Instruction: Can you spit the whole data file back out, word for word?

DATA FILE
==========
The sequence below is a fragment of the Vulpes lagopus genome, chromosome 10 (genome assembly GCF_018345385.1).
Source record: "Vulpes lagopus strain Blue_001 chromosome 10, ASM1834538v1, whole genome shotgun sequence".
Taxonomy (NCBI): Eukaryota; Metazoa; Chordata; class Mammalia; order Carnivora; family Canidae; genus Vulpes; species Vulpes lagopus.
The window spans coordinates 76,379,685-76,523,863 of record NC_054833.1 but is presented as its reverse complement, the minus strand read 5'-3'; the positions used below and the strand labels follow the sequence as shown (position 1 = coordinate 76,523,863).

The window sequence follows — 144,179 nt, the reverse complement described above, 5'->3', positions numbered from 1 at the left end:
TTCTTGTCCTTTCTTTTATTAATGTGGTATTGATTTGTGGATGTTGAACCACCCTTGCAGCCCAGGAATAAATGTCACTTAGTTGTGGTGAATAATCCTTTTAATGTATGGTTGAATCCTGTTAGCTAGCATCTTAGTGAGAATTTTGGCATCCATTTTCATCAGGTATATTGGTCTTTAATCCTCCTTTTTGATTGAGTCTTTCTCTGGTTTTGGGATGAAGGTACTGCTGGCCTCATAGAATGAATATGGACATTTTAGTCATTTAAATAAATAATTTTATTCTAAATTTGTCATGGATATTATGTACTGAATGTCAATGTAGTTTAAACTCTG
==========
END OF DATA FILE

The sequence below is a fragment of the Vulpes lagopus genome, chromosome 10 (genome assembly GCF_018345385.1).
Source record: "Vulpes lagopus strain Blue_001 chromosome 10, ASM1834538v1, whole genome shotgun sequence".
Taxonomy (NCBI): Eukaryota; Metazoa; Chordata; class Mammalia; order Carnivora; family Canidae; genus Vulpes; species Vulpes lagopus.
The window spans coordinates 76,379,685-76,523,863 of record NC_054833.1 but is presented as its reverse complement, the minus strand read 5'-3'; the positions used below and the strand labels follow the sequence as shown (position 1 = coordinate 76,523,863).

The window sequence follows — 144,179 nt, the reverse complement described above, 5'->3', positions numbered from 1 at the left end:
TTCTTGTCCTTTCTTTTATTAATGTGGTATTGATTTGTGGATGTTGAACCACCCTTGCAGCCCAGGAATAAATGTCACTTAGTTGTGGTGAATAATCCTTTTAATGTATGGTTGAATCCTGTTAGCTAGCATCTTAGTGAGAATTTTGGCATCCATTTTCATCAGGTATATTGGTCTTTAATCCTCCTTTTTGATTGAGTCTTTCTCTGGTTTTGGGATGAAGGTACTGCTGGCCTCATAGAATGAATATGGACATTTTAGTCATTTAAATAAATAATTTTATTCTAAATTTGTCATGGATATTATGTACTGAATGTCAATGTAGTTTAAACTCTG